2015 is going to be quite the year for central bankers (Isn’t every year?). The SNB reneged on its promise to keep the CHF pegged to the Euro and has caused what seems to be irreparable damage to the public’s trust in said institution. I’ve been long European Equities since the Swiss abandoned the peg virtually waving the white flag for the ECB to step in and restore public faith in central banking omnipotence with a QE programs two and a half years in the making.
Back in 2012, Draghi said he would do whatever it takes and that it would be enough. I believe the first part but not the second. You can’t expect to slay the deflation dragon by pushing on a string, especially with both hands bound behind your back with the Gordian knot that is European Governance. You’d think after a few centuries of notably pathetic attempts at central planning, kings presidents or whatever you call the man sitting on the throne would step back and realize that they are no different then their predecessors. Which is probably a good thing because who would want to live in a world where their ego-maniacal theories actually hold water?
I’m getting off topic. Back to Draghi, who I should be thanking for the extra cash I’ve made this week due to my leveraged long European equities position. He’s finally making good on his promise and he’s not the only Central Banking Overlord that will do so.
The Federal Reserve has promised to raise interest rates in the first half of this year. Although most people seem to think they’re full of goose poop, I am of the mind that they will do it sooner than expected. To help support my theory I present, the president of the St. Louis Fed, James Bullard. He was talking to the WSJ, but who needs them when all you had to do is listen to me two weeks ago iterating the same thing.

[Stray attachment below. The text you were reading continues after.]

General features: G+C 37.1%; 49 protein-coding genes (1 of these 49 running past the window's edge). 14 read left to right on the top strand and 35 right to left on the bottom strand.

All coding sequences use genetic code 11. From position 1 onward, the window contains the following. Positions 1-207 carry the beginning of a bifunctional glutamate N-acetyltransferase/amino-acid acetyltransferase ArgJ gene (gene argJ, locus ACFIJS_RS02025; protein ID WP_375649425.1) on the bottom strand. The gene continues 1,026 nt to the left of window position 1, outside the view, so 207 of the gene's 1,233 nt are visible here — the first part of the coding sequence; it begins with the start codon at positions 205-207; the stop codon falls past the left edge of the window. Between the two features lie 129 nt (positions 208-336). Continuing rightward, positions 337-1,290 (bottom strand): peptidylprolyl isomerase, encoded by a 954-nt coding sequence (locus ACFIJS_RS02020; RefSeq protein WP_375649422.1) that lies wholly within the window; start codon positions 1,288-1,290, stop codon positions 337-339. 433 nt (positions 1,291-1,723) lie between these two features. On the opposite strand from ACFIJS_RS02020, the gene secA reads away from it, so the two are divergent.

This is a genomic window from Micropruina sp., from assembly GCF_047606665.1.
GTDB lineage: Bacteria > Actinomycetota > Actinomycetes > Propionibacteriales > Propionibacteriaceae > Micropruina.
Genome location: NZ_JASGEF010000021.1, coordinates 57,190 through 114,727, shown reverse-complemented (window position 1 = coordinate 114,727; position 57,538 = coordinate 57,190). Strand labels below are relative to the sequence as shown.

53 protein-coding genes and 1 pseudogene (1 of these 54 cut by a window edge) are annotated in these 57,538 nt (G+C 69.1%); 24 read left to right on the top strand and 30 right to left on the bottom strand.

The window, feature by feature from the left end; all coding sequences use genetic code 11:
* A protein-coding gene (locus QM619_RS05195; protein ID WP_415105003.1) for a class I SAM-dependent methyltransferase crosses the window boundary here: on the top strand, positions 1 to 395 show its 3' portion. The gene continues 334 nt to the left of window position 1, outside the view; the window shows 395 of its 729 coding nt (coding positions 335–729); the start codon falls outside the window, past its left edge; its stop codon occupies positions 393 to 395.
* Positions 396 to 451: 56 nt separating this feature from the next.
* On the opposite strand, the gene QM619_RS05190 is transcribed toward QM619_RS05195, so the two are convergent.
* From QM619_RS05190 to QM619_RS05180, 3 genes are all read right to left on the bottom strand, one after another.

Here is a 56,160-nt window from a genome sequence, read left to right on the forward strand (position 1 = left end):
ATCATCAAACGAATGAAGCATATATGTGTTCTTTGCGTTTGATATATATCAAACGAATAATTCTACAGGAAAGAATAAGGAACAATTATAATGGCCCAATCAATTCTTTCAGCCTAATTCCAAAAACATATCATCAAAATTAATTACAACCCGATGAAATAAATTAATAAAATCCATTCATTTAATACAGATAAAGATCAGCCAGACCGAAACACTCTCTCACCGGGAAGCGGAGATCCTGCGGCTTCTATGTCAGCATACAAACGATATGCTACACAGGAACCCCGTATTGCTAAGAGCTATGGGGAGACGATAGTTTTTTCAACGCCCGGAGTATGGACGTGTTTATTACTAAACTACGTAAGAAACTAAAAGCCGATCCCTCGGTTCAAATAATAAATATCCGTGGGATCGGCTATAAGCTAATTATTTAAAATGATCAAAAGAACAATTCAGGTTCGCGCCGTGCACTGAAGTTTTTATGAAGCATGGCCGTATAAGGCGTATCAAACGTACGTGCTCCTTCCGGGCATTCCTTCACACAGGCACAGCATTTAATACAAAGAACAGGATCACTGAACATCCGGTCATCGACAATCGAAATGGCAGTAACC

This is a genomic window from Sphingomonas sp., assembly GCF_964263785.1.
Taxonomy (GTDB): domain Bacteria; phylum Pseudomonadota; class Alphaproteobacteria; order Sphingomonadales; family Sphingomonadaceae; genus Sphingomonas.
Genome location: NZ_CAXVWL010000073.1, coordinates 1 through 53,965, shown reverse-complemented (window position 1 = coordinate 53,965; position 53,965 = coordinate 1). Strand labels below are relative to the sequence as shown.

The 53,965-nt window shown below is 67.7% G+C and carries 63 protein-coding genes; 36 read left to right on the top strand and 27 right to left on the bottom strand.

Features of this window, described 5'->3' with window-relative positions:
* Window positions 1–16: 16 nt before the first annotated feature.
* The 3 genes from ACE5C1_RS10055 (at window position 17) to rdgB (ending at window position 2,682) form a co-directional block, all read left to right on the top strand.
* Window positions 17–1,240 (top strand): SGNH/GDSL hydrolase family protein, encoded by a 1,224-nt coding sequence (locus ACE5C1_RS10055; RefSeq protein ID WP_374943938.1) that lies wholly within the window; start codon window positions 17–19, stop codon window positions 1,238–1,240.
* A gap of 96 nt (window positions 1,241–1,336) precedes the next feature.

Mr. Bullard said U.S. long-term rates are being pulled down by global factors, and not new threats to the domestic economy. He wants to “get going” with rate increases.
I advise you to read the whole article for yourself. There are some other juicy quotes that I left out for brevity, but the synopsis is this: The Fed means business. It wants to raise rates. Whether that is to give it some extra “dry powder” for when things go south again or because they want to crash the economy, or maybe they really believe that now is really the best time I’ll leave that up to you.
What you should think about now is what does a Fed rate hike mean for me as an investor? For one the dollar will strengthen. Short term interest rates will rise while long term interest rates fall causing the yield curve will flatten like it’s 2006. Yes I still believe there is room for the RECORD LOW long term US interest rates to fall even further. Just look at Switzerland where interests rates last week out to 12 years were NEGATIVE. So please, buy some long bonds before I hit you for not recognizing the most obvious trade of 2015.